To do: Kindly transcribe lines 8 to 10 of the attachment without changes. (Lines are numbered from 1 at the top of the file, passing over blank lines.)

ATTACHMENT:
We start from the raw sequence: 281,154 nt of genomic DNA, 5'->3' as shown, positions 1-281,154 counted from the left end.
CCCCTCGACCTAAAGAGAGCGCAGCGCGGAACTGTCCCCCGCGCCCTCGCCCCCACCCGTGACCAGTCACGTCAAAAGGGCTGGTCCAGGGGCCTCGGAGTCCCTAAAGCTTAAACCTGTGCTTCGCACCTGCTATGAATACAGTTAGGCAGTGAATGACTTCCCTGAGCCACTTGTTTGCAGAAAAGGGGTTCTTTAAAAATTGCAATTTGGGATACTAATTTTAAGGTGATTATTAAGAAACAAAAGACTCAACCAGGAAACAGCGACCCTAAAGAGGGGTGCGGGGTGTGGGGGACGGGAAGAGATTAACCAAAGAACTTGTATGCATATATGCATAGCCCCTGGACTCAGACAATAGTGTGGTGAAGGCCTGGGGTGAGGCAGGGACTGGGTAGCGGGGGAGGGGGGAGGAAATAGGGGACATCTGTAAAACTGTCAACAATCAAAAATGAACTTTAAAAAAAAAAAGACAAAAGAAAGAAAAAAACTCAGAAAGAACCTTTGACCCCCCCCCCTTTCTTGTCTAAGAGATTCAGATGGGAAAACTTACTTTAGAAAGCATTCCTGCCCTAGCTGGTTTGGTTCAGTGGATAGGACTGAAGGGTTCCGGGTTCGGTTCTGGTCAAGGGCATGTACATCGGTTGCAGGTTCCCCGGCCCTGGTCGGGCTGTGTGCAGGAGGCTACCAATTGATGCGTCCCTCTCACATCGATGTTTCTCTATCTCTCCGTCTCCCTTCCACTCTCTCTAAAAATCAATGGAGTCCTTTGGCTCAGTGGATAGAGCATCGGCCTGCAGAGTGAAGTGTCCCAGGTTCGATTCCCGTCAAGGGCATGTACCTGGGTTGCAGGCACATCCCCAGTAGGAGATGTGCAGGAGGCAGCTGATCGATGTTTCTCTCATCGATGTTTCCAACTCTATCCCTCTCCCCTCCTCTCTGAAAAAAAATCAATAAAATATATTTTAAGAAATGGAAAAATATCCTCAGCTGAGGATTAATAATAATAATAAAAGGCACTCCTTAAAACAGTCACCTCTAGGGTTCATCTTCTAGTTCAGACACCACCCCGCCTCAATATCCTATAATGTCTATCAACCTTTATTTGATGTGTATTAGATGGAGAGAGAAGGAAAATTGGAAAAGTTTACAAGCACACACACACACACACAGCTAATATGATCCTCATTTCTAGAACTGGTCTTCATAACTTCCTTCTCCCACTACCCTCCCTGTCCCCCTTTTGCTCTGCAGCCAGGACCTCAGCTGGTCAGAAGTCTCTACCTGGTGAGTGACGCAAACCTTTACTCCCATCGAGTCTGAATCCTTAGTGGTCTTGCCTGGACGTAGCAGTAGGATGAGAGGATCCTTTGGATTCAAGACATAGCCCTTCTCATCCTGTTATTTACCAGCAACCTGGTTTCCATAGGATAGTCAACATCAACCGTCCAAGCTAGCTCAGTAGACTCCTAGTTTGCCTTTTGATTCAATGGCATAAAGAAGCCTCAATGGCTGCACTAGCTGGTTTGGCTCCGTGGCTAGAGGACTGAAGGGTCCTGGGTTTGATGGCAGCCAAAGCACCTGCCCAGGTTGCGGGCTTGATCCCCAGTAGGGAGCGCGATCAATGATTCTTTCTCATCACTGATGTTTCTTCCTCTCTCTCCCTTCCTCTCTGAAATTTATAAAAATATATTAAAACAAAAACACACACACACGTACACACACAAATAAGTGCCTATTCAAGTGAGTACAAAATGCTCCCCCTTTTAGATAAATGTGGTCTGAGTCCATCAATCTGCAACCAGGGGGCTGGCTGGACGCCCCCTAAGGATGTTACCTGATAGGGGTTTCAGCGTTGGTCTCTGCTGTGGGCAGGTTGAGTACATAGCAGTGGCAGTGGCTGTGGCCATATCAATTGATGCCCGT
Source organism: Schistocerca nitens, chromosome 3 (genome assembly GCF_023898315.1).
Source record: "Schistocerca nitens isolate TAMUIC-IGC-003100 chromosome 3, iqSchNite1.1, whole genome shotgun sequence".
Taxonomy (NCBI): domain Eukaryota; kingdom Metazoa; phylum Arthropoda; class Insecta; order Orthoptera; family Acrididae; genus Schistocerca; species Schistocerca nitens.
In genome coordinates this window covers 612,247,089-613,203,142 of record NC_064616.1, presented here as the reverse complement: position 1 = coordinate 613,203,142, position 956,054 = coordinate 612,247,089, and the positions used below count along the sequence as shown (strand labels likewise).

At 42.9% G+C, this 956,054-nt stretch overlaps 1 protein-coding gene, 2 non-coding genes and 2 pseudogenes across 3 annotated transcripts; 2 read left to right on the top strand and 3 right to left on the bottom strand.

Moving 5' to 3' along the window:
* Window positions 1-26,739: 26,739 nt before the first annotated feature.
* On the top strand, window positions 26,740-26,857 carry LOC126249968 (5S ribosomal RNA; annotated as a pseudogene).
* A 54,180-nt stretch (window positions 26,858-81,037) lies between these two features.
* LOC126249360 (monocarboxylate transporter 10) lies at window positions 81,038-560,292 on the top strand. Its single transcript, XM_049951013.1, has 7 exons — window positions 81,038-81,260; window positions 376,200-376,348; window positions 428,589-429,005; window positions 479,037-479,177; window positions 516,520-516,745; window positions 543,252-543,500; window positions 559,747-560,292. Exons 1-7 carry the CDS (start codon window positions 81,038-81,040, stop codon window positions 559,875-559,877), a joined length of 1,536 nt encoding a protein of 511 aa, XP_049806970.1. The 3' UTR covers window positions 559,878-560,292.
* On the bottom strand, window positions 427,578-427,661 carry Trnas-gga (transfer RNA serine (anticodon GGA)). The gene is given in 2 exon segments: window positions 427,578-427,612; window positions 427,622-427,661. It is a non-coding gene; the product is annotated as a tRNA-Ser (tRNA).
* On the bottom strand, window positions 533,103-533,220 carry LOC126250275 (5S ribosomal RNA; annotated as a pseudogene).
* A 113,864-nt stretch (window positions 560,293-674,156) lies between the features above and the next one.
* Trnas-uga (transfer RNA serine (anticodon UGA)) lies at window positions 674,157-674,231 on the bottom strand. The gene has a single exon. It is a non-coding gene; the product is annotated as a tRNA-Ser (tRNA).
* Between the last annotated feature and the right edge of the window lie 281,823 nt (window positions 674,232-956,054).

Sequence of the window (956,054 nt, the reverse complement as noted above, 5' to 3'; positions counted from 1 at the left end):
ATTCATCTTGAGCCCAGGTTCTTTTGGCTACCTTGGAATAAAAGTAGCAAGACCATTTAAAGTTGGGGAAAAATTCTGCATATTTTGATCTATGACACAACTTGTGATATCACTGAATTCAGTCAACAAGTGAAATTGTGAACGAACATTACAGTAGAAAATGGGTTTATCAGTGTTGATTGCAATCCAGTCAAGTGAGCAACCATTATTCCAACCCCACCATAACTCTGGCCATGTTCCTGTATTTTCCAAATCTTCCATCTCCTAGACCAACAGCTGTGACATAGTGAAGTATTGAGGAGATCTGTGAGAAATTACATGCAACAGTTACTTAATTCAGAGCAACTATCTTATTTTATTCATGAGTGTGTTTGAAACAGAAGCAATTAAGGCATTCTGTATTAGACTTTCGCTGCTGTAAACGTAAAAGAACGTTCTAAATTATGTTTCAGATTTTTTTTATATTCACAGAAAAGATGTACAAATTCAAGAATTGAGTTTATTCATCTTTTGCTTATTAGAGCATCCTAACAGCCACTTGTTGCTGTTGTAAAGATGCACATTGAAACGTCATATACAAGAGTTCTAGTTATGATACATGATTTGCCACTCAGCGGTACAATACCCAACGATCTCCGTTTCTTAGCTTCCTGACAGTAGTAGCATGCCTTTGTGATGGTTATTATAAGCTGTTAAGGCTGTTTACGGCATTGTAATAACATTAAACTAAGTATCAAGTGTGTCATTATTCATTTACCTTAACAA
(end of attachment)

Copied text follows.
Moving 5' to 3' along the window:
* Window positions 1-26,739: 26,739 nt before the first annotated feature.
* On the top strand, window positions 26,740-26,857 carry LOC126249968 (5S ribosomal RNA; annotated as a pseudogene).